But this is more than a game between two heavyweights. It is a battle for the future of the UK. What matters in the end is that the people whose future depends on it are given the time, clarity and facts to reach a wise and well-informed decision.

Professor Robert Hazell is director of the Constitution Unit at University College London

Article from the Times 10.01.12

Events you might be interested in…

***PLEASE NOTE THESE EVENTS ARE NOT ORGANISED BY THE CONSTITUTION UNIT. FOLLOW THE LINKS FOR FURTHER DETAILS***

Inside Story: How the Coalition WorksProf Robert Hazell
Prof Robert Hazell & Dr Ben Yong

Date: Thursday 24 November, 5.00pm
Venue: Room 106, Roberts Building, Torrington Place, WC1E 7JE

Robert Hazell and Ben Yong have been conducting a 12 month research project,funded by the Nuffield Foundation, into how the coalition government works.

They have interviewed over 140 ministers, officials, advisers and parliamentarians. They are now writing up their findings in a book, to be published in the New Year. In this talk they will present their main findings; discuss the difficulties of this kind of qualitative research; and ask why political science has so little to say about how coalitions work in practice.

Further information: http://www.ucl.ac.uk/spp/seminars

Jack StrawBritain & Europe
Prof Jack Straw MP

Date: Tuesday 6 December, 6.00pm
Venue: Anatomy JZ Young Lecture Theatre, UCL

Jack Straw is Visiting Professor, UCL Political Science and MP for Blackburn. He has held several senior Cabinet positions, including Home Secretary, Foreign Secretary and Justice Secretary

His inaugural lecture will address the theme of ‘Britain and Europe’. Sir Stephen Wall will act as discussant and Prof Robert Hazell will chair.

More information and online booking: https://www.ucl.ac.uk/public-policy/events/Jack_Straw/index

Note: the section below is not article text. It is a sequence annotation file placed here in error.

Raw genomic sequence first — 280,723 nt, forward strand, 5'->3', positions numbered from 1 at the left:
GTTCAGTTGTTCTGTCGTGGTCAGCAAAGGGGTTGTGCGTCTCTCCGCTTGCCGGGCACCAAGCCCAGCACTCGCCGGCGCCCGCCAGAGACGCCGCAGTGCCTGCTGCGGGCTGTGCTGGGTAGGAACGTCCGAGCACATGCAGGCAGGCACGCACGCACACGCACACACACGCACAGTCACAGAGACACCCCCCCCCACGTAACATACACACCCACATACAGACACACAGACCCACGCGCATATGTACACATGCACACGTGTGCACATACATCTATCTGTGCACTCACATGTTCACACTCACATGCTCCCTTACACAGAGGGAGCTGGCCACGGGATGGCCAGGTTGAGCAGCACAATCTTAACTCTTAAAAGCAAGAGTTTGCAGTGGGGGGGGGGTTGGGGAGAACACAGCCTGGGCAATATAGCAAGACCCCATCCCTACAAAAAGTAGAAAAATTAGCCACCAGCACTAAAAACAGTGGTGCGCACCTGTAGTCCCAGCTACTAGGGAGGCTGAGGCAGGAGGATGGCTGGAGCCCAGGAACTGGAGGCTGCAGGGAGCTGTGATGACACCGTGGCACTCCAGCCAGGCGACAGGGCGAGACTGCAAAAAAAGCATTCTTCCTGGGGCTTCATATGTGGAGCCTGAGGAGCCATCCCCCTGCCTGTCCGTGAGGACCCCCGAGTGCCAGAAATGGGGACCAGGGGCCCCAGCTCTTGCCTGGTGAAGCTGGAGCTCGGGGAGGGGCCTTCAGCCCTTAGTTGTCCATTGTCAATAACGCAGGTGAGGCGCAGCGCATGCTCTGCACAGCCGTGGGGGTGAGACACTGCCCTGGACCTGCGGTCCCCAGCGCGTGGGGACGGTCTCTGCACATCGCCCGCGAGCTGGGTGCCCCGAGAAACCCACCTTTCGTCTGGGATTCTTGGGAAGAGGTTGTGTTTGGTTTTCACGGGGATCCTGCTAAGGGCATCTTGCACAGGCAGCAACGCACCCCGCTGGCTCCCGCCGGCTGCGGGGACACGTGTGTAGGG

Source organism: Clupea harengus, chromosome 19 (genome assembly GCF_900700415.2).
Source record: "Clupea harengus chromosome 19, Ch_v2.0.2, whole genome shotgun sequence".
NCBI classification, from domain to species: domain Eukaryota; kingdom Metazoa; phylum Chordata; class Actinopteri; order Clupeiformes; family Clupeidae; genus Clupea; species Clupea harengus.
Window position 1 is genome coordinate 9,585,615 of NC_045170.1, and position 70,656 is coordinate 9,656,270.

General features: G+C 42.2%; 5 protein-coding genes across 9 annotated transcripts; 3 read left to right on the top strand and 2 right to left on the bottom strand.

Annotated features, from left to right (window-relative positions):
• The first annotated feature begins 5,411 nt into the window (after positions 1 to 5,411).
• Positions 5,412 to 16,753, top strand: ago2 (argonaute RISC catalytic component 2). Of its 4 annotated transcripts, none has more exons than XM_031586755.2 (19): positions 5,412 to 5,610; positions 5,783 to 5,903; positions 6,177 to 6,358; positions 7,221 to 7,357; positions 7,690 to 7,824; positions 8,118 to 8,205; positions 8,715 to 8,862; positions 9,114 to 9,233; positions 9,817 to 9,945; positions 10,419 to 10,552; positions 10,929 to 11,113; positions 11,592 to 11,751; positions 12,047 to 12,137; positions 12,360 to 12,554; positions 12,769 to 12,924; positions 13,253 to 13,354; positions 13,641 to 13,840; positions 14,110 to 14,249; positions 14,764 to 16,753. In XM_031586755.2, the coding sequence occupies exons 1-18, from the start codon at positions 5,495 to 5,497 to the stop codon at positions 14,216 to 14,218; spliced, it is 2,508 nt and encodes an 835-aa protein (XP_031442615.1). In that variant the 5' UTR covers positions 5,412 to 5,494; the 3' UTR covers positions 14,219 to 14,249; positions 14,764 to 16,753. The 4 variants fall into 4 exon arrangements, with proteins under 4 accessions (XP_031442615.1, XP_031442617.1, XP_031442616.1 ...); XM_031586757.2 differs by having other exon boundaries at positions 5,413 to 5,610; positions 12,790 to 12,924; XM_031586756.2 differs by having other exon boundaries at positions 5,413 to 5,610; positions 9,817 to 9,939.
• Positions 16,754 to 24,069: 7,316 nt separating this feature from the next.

Mark Harper: the Quiet Reformer

Interview with Sam Macrory, House Magazine

With constitutional reform generally more a Lib Dem than Tory pursuit, the Conservative minister overseeing it finds himself at the coalface of coalition politics, hears Sam Macrory.

‘Nick Clegg’s babysitter’. As job descriptions go – and that one came direct from a Conservative MP – it’s neither glamorous nor appetising, but nor is it entirely inaccurate. For when Mark Harper was asked to work alongside the Liberal Democrat deputy prime minister and steer through a series of controversial reforms to the constitution, he took on the challenge of convincing hostile colleagues on the merits of both a referendum on voting reform and a radical makeover of the House of Lords.

But while Clegg’s grand plans made headlines, with limited attention Harper has also managed to take Lib Dems with him in agreeing to slash the number of parliamentary constituencies by 50, as well as passing radical legislation to ensure fixed term Parliaments.

“Mark Harper has played his hand brilliantly. He has been completely loyal to the coalition and Nick Clegg, and steered through the Commons measures which were deeply unpopular with his Conservative colleagues, without appearing to be a Lib Dem stooge”, says constitutional expert Robert Hazell. “He has also quietly pushed ahead the Conservative constitutional reform agenda, and at the end of this Parliament it seems likely that more Conservative reforms will have been implemented than Lib Dem ones’.

The more unforgiving parliamentary observer might suggest that Harper’s success is due to his unshowy, rather workmanlike style, but others admire the calm way in which he removes the sting from potentially toxic subjects. Or perhaps, as Hazell has argued, the Conservative Party are closet constitutional reformers.